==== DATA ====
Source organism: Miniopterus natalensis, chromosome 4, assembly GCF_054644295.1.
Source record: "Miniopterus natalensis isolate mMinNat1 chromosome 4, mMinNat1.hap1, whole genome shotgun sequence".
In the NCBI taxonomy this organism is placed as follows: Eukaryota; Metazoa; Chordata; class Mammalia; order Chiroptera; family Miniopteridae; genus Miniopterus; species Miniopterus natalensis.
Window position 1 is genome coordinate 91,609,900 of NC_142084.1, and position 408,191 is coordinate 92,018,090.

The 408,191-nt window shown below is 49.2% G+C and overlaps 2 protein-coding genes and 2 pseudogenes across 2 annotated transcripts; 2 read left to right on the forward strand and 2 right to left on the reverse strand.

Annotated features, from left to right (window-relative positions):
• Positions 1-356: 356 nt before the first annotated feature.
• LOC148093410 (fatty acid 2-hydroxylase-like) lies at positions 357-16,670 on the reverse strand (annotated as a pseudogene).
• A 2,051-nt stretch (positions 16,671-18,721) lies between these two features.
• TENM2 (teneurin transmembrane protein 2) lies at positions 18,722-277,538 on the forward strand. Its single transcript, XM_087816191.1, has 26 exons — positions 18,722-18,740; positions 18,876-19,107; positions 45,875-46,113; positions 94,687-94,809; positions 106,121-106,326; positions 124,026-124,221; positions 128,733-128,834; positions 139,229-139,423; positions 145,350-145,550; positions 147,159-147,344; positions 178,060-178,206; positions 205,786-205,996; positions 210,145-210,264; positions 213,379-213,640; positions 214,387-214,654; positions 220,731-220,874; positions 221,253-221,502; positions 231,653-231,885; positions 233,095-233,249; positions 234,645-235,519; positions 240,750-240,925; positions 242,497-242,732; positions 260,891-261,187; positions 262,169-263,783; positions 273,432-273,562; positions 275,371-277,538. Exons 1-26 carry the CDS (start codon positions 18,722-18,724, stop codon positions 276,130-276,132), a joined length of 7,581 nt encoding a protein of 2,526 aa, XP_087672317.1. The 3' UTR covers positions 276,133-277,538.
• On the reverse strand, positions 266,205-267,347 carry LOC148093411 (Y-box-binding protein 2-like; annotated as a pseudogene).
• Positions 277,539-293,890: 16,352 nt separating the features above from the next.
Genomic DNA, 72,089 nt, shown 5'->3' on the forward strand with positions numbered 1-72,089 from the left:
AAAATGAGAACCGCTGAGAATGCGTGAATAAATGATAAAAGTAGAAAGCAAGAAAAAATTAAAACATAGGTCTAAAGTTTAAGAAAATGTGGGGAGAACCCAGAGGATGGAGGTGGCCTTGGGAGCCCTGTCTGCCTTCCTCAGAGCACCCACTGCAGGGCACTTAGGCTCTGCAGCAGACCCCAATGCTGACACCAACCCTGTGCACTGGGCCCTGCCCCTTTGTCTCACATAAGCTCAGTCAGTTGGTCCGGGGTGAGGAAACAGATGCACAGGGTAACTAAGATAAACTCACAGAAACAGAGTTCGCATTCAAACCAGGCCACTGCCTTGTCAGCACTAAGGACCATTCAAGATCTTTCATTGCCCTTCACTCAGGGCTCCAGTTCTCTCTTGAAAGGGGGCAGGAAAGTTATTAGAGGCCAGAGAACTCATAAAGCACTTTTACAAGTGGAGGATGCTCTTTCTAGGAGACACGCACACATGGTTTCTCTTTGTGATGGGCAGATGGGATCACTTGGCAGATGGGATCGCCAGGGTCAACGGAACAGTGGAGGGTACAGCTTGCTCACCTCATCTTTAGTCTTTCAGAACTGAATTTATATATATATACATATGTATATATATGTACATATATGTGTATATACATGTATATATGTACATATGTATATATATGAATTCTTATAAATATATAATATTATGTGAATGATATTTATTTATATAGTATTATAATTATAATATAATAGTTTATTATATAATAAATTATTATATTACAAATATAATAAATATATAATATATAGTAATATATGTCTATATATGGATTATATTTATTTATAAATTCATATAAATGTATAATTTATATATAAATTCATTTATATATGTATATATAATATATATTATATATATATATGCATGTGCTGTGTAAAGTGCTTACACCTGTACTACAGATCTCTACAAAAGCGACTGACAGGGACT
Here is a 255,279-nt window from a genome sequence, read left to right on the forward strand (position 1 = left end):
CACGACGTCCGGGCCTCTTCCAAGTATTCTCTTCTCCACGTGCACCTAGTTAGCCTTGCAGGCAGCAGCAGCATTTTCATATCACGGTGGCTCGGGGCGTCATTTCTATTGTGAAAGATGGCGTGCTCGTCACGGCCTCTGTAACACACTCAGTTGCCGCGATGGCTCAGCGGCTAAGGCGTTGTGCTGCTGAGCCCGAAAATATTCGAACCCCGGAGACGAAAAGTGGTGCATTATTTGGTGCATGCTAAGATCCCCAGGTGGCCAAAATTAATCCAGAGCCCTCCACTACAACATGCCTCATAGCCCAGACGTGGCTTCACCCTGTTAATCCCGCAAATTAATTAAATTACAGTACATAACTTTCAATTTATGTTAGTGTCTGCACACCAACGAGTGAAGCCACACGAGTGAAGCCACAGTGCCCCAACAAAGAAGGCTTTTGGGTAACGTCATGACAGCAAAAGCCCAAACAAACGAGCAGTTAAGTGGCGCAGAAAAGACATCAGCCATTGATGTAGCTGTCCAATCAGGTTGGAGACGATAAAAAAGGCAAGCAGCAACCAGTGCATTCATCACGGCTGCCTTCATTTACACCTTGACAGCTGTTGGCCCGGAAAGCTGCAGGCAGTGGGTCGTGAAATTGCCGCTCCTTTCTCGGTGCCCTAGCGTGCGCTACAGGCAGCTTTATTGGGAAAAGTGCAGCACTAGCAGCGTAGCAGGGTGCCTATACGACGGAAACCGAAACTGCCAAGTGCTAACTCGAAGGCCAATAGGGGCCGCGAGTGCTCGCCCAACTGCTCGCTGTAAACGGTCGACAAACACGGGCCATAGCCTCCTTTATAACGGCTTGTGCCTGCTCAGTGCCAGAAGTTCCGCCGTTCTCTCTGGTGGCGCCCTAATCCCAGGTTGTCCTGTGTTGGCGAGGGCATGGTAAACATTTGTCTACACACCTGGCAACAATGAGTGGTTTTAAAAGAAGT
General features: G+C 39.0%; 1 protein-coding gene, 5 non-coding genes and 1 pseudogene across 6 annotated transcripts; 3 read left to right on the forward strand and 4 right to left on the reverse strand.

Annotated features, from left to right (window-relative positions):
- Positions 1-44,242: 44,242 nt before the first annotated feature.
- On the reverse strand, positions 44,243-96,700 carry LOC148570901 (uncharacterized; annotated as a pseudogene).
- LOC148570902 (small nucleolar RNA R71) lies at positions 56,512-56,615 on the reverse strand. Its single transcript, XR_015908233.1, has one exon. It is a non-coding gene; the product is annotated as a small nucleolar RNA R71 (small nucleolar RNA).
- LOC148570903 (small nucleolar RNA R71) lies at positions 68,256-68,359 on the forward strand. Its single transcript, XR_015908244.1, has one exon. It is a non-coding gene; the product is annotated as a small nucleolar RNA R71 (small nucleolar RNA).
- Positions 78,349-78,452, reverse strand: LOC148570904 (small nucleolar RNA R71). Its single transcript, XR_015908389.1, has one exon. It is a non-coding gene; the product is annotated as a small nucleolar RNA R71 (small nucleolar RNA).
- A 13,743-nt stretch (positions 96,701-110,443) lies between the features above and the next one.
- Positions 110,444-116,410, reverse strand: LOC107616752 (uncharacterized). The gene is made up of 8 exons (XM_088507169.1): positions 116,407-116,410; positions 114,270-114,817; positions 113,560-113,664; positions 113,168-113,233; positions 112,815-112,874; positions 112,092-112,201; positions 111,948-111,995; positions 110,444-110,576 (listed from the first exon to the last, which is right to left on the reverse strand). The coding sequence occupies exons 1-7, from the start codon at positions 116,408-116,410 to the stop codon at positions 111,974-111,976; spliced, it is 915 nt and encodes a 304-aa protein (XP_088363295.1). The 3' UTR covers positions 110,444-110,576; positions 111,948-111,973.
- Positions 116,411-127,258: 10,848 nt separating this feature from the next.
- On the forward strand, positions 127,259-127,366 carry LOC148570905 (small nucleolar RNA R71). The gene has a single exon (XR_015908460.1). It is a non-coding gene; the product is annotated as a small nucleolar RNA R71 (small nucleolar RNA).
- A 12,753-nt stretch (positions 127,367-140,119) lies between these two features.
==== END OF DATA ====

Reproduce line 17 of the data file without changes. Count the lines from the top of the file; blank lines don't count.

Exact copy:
General features: G+C 39.0%; 1 protein-coding gene, 5 non-coding genes and 1 pseudogene across 6 annotated transcripts; 3 read left to right on the forward strand and 4 right to left on the reverse strand.